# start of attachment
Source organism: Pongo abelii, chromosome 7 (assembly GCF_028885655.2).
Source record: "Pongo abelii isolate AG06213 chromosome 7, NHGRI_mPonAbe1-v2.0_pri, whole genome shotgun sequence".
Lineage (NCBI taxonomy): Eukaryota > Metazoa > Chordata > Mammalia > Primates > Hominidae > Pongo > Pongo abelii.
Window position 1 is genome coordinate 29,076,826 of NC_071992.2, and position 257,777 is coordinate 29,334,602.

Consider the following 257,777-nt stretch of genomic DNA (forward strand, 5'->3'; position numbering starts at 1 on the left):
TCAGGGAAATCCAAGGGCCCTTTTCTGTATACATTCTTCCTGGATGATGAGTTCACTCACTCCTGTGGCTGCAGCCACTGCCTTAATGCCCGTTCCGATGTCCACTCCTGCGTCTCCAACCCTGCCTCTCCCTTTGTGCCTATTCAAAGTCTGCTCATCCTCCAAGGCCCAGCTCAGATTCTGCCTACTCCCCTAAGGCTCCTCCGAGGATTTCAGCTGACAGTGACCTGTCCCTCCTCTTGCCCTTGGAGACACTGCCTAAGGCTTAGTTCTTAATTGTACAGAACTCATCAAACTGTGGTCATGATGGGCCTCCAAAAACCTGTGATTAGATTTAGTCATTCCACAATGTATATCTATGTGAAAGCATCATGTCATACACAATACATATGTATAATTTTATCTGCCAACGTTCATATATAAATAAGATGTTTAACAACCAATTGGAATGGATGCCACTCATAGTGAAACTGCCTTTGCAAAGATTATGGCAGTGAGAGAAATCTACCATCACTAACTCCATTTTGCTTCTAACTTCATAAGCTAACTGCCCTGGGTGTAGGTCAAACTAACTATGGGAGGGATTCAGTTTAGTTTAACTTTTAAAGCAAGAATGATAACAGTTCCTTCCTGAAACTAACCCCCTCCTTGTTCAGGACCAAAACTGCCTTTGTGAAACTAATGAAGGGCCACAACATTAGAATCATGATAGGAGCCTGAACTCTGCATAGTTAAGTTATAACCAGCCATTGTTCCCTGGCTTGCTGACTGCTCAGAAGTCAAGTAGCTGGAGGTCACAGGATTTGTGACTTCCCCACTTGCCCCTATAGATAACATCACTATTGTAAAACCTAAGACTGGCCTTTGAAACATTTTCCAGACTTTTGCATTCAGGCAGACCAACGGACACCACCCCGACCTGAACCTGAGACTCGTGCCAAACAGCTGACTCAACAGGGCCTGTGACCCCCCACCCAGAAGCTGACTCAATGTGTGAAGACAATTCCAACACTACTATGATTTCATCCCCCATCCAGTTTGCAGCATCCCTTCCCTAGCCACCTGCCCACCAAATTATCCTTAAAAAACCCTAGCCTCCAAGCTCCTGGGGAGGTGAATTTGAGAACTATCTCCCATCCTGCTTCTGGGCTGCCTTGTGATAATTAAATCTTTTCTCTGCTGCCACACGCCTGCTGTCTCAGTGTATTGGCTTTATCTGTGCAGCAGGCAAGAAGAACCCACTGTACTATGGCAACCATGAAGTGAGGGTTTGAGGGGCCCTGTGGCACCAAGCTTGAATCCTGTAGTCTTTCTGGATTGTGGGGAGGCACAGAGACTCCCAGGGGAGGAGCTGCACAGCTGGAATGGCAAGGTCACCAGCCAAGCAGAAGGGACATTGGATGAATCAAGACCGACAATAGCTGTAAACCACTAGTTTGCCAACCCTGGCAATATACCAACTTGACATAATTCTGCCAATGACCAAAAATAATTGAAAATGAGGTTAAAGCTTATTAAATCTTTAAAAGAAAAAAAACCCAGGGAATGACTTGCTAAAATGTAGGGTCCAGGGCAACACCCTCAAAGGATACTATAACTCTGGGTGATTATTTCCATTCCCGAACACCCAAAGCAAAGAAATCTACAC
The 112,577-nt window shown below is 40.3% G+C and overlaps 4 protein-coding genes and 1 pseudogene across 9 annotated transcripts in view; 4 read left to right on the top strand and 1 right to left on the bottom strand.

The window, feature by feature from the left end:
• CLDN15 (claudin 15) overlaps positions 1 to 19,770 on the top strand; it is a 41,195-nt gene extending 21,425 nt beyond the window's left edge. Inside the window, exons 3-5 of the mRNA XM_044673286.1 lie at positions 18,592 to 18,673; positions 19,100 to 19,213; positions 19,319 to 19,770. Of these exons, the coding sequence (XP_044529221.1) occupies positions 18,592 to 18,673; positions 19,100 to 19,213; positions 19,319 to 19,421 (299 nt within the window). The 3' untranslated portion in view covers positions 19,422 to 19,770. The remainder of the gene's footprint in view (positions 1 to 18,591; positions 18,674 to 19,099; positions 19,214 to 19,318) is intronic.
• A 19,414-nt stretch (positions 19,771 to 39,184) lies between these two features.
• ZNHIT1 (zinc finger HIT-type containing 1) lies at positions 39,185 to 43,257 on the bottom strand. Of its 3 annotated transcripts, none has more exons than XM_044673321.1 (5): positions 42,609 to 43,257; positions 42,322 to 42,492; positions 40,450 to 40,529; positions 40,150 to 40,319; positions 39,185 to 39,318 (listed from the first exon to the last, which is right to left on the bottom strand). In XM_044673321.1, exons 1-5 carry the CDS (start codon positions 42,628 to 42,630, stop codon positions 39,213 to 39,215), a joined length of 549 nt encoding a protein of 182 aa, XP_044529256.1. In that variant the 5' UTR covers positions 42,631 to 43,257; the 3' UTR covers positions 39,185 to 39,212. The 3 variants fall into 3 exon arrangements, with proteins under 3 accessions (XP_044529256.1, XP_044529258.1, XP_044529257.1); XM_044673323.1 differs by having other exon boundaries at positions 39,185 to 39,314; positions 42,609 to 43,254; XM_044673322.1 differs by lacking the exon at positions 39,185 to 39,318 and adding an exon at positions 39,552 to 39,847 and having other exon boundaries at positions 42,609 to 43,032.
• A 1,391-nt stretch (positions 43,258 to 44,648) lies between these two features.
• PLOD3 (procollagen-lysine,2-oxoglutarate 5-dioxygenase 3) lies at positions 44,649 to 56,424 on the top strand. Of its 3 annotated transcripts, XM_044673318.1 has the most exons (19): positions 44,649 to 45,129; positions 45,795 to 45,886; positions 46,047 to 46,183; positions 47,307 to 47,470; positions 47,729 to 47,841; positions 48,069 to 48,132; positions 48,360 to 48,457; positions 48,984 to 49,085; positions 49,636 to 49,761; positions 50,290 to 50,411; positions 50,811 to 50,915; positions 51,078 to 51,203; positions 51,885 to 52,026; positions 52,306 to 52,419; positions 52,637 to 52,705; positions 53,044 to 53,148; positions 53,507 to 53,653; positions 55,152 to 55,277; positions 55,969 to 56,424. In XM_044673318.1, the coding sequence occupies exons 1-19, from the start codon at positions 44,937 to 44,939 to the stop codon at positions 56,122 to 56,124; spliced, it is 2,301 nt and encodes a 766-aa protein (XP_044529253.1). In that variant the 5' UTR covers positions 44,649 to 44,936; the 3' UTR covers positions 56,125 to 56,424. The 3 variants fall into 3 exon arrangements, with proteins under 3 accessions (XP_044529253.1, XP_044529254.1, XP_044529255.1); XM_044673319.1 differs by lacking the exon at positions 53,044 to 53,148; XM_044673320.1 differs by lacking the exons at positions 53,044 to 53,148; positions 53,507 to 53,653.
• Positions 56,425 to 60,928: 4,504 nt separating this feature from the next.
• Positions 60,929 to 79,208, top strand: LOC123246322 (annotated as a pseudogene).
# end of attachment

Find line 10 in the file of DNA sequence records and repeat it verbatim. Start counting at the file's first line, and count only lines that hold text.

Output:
• A 19,414-nt stretch (positions 19,771 to 39,184) lies between these two features.